Eventually, Joey gets to the front of the line, and hands her form to the nice administrative lady, who gives it one quick glance and hands it back to her. Turns out Wilder signed the form "Oscar Wilde." Joey huffs enormously and stamps out of the administrative building. I really don't understand why, at this point, Joey doesn't just duck into the ladies' room and forge Wilder's signature herself. I mean, it's illegal and all, but damn, people. I guess we can add "juvenile" and "liar" to our list of descriptive terms for Professor Wilder. Right under "creepy," "pretentious," "tool-y," and "super tool-y." ["We can also add 'no common sense' to our list of Joey's qualities. She spent hours standing in that line -- she wouldn't have looked at the form even once? Seen the wrong signature?" -- Sars]
Fancy Schmancy Café For Kept Men Who Sometimes Work As Deckhands. Pacey dines with Chippy Melanie, and complains about how chi-chi the joint is. She smarms that he can "torture her with grilled cheese tomorrow." Pacey blanches when Melanie reaches for the bill and insists on paying. She reminds him that she has an allowance and a credit card and a trust fund, and he doesn't even have a job. She tells him that "when his ship comes in," he can pay the bill, but for the time being, "this is what legally blondes do for their cute slacker boyfriends." Pacey makes his "I'm so emasculated" face.
Dormitory For Hot Boys Who Work In Radio. Jen snorts in her sleep and wakes herself up. And she's naked. In bed. With Charlie. And what, in the vernacular, is known as his six-pack, although, actually, it's more like a twelve-pack. "Oh God!" she yelps, and starts rooting around for her clothes, "Oh God"-ing the entire time. Charlie wakes up with a jolt. "Wait, what did I miss? Are you praying?" he asks. Heh. Jen, flustered, asks him what time it is; it's five o'clock. Jen starts running around, tossing her clothes on haphazardly. "Why did you let me fall asleep?" she asks him. "I wasn't aware we were conducting some sort of vigil," Charlie cracks. Jen's frantically looking for her shoes, and repeating that she can't believe she "did this." Or something. I'm…distracted. Jen tells Charlie that she has friends coming over for dinner, and she's late, and her grandmother will be wondering where she is and she really needs a shoe! "Grandmother?" Charlie asks. Jen told him, she lives with her grandmother. "I thought you were kidding about that," Charlie says. "No. Can I borrow your shoes?" Jen asks. She finds some kind of footwear and starts to hightail it out of there, but Charlie pulls on his drawers and chases her. He stops her at the door and tells her not to pretend what happened didn't happen. Or something. "What happened?" Jen asks. She's blushing. "I met you. I liked you. You liked me. We had sex," Charlie recaps. He then asks her to take a minute and "stop and appreciate" that, because "it's pretty freaking amazing," and "if it's all right with [her]," he doesn't want to have to go out next Friday night and start the whole process over again. Because, he says, he's not going to find someone he likes half as much as he likes her. "Okay," Jen and I say in unison, all dreamily. "Okay, what?" Charlie asks. "Okay, you can call me," Jen tells him. Charlie grins. "Why would I want to call you?" he asks. "You're right here." Jen smiles in spite of herself as Charlie grabs her and kisses her and pulls her back inside the room.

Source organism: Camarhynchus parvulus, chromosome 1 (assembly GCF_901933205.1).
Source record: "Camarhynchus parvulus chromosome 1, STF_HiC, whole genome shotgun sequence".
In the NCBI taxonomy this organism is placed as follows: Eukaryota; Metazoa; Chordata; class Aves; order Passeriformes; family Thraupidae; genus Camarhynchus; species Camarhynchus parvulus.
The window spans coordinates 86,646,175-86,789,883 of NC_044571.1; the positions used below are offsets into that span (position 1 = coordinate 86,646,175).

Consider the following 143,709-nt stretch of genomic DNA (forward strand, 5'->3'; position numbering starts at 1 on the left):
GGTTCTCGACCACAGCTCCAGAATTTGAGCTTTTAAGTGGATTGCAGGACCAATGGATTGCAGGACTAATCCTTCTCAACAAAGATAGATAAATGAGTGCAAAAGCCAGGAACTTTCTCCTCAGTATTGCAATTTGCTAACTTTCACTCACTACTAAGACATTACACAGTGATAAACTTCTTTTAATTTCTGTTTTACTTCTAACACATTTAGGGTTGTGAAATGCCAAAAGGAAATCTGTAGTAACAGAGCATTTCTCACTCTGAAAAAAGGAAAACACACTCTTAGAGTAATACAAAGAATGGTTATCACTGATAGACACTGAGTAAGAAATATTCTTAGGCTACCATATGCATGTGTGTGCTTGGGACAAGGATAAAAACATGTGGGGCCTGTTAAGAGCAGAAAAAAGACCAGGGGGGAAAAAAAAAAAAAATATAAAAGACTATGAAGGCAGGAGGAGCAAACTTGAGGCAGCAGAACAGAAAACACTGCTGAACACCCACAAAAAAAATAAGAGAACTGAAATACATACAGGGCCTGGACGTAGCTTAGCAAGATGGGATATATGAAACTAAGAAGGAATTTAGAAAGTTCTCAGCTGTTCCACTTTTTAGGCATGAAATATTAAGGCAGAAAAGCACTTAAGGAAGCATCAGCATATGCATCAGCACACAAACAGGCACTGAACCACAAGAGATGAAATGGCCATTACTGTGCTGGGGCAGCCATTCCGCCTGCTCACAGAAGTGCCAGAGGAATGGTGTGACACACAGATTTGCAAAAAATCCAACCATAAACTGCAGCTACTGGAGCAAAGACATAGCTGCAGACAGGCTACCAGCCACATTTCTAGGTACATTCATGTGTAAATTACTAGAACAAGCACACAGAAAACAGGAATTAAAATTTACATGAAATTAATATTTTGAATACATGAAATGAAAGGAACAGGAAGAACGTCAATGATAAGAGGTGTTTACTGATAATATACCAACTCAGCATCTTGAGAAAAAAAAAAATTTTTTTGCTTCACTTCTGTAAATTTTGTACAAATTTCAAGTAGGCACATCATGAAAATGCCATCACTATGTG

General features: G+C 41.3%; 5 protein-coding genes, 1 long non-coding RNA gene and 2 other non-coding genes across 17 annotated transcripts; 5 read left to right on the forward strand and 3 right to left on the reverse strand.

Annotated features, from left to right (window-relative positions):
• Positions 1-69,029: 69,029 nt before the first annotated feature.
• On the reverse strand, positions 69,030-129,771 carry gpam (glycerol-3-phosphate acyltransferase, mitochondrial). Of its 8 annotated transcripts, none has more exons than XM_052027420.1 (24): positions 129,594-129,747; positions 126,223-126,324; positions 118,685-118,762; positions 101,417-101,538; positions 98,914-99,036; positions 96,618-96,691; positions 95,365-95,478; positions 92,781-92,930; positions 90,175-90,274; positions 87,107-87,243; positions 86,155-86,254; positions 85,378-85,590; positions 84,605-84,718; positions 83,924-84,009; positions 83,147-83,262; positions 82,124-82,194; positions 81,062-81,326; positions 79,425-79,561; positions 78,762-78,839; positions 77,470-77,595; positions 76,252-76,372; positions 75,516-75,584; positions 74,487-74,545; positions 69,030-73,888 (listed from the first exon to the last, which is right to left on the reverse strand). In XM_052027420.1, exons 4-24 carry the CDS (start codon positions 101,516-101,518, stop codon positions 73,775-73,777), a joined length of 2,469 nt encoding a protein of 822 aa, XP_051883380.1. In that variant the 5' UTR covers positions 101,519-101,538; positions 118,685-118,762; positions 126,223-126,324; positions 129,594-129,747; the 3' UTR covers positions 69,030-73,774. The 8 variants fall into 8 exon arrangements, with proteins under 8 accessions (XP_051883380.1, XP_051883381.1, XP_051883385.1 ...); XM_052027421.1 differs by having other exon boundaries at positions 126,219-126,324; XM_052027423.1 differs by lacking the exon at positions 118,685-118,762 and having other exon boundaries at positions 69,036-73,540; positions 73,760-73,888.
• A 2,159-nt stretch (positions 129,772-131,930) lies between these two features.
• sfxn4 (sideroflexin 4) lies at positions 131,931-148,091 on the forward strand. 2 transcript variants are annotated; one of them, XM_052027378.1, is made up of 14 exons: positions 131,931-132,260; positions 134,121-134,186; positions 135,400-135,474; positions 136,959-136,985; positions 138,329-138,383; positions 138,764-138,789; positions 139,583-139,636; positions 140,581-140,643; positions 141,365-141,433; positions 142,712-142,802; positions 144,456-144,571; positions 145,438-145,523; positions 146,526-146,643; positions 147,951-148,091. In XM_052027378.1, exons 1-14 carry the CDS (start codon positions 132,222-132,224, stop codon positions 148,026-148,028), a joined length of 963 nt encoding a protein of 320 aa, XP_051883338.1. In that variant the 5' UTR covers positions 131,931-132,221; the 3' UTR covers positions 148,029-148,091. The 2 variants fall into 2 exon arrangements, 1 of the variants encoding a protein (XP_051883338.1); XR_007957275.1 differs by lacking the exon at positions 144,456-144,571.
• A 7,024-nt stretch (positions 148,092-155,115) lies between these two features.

Professor Wilder dismisses his afternoon class, and turns to see an irate Joey. She sarcastically thanks him for signing her Add/Drop form. Wilder smiles at her and informs her that it's the "rare high school graduate" who knows the difference between "its" and "it's," and when he finds one, his blood "tends to race a little bit." Um, isn't Worthington supposed to be super-hard to get into? Because if it is, I bet most of those kids know the difference between a contraction and a possessive. Also, that may have been a shout-out to Sars. In which case: about damn time. ["Since I had to teach my own TA Wilder how to use the serial semi-colon, that's actually accurate. Doesn't mean I won't take the shout-out." -- Sars] Anyway, Wilder smarms that Joey will "forgive him for not wanting to part with a student [he] found promising." And if this scene was in any way representative of reality, Joey would tell him that he'd have to forgive her for bringing in an ombudsman to make sure that he signs her damn Add/Drop form, because he's not her father, and he's not paying for her education, and she doesn't even know him, and thus he has no right to decide which classes she can and can not drop. And, also? Joey is not something for him to "part with." She's a person. One more thing: this possessive deal Wilder's throwing around is not attractive, and it's not all that flattering. It's mostly creepy, and inappropriate. I'd find this entire plot line way more realistic -- and Wilder far more attractive --if he had just told Joey that she's a talented writer, and he hates to lose her, and he hopes to see her in his class sometime in the future. Instead of, you know, these wack and juvenile mind games. Next, Wilder tells Joey that she has "an amazing inability to roll with the punches," which is true, but also, again, really not his watch. He also thinks that she wouldn't be dropping his class if she had a better grade in it. Well, no shit, Professor Brainiac. More arguing. This scene is a potent cocktail of boring and infuriating. And then they get to talking about Dawson. Joey tells Wilder that "the boy" is outside "debating the future of [their] relationship." Oh, God! Get the form signed! Get out! Finally, Wilder tells Joey that she's talking crazy talk, and he hands her a blue book and tells her that if she can explain whatever she's yammering about in a way that makes some sense, he'll "let her go chase that boy of [hers]." That is so icky. "You realize this is completely unfair?" Joey asks. Wilder is aware. He smiles at her, possessively, as she sits down at a desk and begins to write.